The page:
This is “Myriad Costs”, section 9.6 from the book Beginning Economic Analysis (v. 1.0).
This book is licensed under a Creative Commons by-nc-sa 3.0 license. See the license for more details, but that basically means you can share this book as long as you credit the author (but see below), don't make money from it, and do make it available to everyone else under the same terms.
This content was accessible as of December 29, 2012, and it was downloaded then by Andy Schmitz in an effort to preserve the availability of this book.
Normally, the author and publisher would be credited here. However, the publisher has asked for the customary Creative Commons attribution to the original publisher, authors, title, and book URI to be removed. Additionally, per the publisher's request, their name has been removed in some passages. More information is available on this project's attribution page.
For more information on the source of this book, or why it is available for free, please see the project's home page. You can browse or download additional books there. You may also download a PDF copy of this book (7 MB) or just this chapter (524 KB), suitable for printing or most e-readers, or a .zip file containing this book's HTML files (for use in a web browser offline).
How much does it cost to produce a given quantity q? We already have a detailed answer to this question, but now we need to focus less on the details and more on the “big picture.” First, let’s focus on the short run and suppose L is adjustable in the short run but K is not. Then the short-run total costThe total cost of output with only short-run factors varying. of producing q,—that is, the total cost of output with only short-term factors varying—given the capital level, is
In words, this equation says that the short-run total cost of the quantity q, given the existing level K, is the minimum cost, where L gets to vary (which is denoted by “min over L”) and where the L considered is large enough to produce q. The vertical line | is used to indicate a condition or conditional requirement; here |K indicates that K is fixed. The minimum lets L vary but not K. Finally, there is a constraint F(K, L) ≥ q, which indicates that one must be able to produce q with the mix of inputs because we are considering the short-run cost of q.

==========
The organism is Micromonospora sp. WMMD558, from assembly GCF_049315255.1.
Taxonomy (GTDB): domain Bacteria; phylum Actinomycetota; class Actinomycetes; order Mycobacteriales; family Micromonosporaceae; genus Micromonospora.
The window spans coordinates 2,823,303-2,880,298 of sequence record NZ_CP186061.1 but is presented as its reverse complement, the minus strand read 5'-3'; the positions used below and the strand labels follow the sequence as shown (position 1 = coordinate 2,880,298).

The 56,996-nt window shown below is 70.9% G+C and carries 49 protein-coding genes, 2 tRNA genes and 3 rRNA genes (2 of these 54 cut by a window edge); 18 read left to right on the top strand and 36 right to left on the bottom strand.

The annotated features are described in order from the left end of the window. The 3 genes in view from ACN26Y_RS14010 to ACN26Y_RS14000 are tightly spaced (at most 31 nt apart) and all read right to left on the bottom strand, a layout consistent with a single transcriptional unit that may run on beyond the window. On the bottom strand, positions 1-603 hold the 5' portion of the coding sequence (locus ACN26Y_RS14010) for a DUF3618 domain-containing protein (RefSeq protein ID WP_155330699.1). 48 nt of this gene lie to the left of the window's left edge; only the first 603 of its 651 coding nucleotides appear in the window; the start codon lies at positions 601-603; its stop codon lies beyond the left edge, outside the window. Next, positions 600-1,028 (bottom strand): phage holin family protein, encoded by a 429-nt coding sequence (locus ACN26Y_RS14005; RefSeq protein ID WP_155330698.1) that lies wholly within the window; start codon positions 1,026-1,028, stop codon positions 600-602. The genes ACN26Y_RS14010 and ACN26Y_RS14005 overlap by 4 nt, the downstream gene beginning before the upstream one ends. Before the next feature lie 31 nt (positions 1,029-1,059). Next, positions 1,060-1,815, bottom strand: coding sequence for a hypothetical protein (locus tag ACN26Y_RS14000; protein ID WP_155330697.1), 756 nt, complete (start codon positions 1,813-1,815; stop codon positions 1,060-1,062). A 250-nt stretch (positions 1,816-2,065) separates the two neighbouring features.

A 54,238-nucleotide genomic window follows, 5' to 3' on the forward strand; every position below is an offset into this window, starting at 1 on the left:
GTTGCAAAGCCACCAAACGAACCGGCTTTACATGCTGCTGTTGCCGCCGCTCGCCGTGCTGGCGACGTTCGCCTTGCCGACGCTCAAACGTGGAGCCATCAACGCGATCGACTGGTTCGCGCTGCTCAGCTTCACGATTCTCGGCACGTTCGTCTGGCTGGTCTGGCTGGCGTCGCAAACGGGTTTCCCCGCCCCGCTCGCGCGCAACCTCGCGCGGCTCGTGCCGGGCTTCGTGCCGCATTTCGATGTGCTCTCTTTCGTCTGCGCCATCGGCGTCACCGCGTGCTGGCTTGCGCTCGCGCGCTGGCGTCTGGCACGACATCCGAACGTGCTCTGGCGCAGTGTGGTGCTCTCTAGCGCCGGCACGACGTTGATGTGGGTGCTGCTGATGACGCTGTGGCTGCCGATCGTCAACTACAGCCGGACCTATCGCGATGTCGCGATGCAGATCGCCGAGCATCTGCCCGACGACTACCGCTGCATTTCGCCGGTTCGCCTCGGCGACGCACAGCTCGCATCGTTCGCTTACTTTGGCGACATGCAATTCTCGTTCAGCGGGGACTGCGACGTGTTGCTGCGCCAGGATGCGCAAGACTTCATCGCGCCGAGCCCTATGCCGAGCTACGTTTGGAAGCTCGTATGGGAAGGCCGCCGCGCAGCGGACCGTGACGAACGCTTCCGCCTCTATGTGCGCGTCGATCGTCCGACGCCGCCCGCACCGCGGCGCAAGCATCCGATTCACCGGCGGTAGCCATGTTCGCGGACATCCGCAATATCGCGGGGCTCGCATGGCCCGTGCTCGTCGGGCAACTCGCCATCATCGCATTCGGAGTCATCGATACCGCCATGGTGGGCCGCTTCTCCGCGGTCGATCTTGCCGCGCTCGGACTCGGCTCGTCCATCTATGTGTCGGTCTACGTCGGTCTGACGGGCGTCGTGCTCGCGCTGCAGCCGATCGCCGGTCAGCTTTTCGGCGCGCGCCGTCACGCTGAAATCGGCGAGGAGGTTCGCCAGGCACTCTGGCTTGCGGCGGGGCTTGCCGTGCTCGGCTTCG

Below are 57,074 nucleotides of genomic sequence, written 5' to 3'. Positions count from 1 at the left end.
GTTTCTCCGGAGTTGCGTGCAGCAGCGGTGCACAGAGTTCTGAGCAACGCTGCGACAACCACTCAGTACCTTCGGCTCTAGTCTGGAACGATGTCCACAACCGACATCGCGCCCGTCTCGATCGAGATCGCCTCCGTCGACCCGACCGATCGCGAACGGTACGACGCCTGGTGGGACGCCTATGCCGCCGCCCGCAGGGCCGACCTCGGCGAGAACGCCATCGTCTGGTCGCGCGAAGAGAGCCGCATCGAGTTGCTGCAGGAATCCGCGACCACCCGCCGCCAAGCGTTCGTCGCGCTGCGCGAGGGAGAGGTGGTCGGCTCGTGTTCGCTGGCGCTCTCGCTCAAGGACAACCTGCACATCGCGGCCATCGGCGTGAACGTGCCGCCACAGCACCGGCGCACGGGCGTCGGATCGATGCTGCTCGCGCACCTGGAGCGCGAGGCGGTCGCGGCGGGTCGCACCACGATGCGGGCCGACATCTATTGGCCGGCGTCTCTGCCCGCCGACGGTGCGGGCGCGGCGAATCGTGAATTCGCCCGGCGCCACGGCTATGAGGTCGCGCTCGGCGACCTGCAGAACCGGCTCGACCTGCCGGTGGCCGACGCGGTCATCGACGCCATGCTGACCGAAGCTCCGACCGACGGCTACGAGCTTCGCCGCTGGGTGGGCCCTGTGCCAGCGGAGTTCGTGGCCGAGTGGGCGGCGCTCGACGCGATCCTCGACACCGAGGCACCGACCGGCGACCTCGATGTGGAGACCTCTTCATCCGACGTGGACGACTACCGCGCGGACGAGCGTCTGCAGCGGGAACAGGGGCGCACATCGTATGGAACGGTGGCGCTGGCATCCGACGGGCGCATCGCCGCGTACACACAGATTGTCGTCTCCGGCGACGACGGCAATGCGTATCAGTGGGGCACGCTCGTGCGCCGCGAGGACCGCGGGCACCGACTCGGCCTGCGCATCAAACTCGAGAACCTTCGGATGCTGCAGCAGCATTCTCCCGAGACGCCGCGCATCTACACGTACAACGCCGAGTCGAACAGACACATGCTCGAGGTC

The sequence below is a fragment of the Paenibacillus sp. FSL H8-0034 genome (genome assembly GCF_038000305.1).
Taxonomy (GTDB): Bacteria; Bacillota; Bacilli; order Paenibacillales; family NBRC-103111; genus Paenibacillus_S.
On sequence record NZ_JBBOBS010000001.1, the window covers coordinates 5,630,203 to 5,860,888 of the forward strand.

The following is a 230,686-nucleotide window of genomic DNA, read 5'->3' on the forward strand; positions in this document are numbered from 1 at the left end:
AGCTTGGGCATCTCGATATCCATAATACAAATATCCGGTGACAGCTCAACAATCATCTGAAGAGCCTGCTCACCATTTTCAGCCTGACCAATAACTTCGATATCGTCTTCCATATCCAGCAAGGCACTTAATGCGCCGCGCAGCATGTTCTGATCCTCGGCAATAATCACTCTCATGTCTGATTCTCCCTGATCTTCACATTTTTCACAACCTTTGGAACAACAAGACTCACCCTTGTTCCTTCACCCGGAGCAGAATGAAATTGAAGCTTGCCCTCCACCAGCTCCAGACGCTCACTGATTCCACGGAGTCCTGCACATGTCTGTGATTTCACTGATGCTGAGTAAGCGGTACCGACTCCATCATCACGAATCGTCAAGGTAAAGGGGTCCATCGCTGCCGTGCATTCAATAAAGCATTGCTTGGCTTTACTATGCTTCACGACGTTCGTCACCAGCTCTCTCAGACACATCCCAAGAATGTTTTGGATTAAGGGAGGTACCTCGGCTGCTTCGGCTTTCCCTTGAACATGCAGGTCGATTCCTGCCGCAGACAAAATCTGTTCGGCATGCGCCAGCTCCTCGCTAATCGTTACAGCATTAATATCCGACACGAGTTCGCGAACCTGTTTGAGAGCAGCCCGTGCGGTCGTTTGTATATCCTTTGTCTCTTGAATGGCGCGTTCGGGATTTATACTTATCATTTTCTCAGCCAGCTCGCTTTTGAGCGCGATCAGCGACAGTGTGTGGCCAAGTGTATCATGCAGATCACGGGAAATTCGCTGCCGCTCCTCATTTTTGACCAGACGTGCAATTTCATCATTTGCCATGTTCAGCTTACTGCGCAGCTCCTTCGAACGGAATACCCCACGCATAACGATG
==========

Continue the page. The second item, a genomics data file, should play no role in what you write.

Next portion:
The short-run total cost of q, given K, has a simple form. First, since we are minimizing cost, the constraint F(K, L) ≥ q will be satisfied with equality, F(K, L) = q. This equation determines L, since K is fixed; that is, gives the short-run value of L, LS(q, K). Finally, the cost is then rK + wL = rK + wLS(q, K).
The short-run marginal costThe derivative of short-run total cost with respect to output., given K, is just the derivative of short-run total cost with respect to output, q. To establish the short-run marginal cost, note that the equation F(K, L) = q implies
The tall vertical line, subscripted with F = q, is used to denote the constraint F(K, L) = q that is being differentiated. Thus, the short-run marginal cost isSRMC(q|K) =
There are three other short-run costs we require to complete the analysis. First, there is the short-run average cost of production that we obtain by dividing the total cost by the quantity produced: